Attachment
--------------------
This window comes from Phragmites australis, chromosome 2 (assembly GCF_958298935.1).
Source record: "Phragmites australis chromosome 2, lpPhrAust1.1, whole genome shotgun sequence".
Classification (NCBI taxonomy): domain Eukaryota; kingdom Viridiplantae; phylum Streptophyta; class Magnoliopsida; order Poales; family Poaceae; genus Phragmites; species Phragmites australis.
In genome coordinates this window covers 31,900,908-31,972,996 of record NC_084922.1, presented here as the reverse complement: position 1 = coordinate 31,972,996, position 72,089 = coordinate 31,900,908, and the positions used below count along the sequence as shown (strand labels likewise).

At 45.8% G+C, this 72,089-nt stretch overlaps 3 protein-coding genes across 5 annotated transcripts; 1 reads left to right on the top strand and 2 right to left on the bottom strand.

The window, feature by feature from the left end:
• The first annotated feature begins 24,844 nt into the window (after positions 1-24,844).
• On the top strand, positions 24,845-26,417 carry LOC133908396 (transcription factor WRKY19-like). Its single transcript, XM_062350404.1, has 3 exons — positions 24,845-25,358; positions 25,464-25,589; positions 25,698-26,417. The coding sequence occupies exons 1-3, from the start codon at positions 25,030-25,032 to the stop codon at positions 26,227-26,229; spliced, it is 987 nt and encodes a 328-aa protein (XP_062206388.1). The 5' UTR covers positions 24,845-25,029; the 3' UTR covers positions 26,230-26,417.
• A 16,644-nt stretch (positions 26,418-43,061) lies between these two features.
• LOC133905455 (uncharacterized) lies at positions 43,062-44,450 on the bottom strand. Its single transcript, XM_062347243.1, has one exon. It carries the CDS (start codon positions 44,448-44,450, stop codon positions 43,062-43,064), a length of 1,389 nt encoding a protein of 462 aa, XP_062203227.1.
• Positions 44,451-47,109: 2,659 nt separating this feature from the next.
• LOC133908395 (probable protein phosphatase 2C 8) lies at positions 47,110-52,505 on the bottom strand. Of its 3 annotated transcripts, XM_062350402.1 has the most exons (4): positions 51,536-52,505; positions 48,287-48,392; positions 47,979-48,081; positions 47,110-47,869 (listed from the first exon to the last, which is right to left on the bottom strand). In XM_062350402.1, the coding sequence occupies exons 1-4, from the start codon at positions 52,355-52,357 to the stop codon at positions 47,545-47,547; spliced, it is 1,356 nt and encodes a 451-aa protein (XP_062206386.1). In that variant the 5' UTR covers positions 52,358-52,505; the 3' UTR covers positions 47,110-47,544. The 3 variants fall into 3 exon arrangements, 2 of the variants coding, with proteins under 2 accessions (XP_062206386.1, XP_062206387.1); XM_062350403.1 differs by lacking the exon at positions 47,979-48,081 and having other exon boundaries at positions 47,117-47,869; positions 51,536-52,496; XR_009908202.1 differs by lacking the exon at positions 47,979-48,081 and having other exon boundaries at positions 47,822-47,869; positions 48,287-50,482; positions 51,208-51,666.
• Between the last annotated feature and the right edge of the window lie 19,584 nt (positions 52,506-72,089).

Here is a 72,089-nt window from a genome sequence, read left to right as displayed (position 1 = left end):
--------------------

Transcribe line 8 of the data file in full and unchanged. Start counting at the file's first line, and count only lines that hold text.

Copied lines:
• On the top strand, positions 24,845-26,417 carry LOC133908396 (transcription factor WRKY19-like). Its single transcript, XM_062350404.1, has 3 exons — positions 24,845-25,358; positions 25,464-25,589; positions 25,698-26,417. The coding sequence occupies exons 1-3, from the start codon at positions 25,030-25,032 to the stop codon at positions 26,227-26,229; spliced, it is 987 nt and encodes a 328-aa protein (XP_062206388.1). The 5' UTR covers positions 24,845-25,029; the 3' UTR covers positions 26,230-26,417.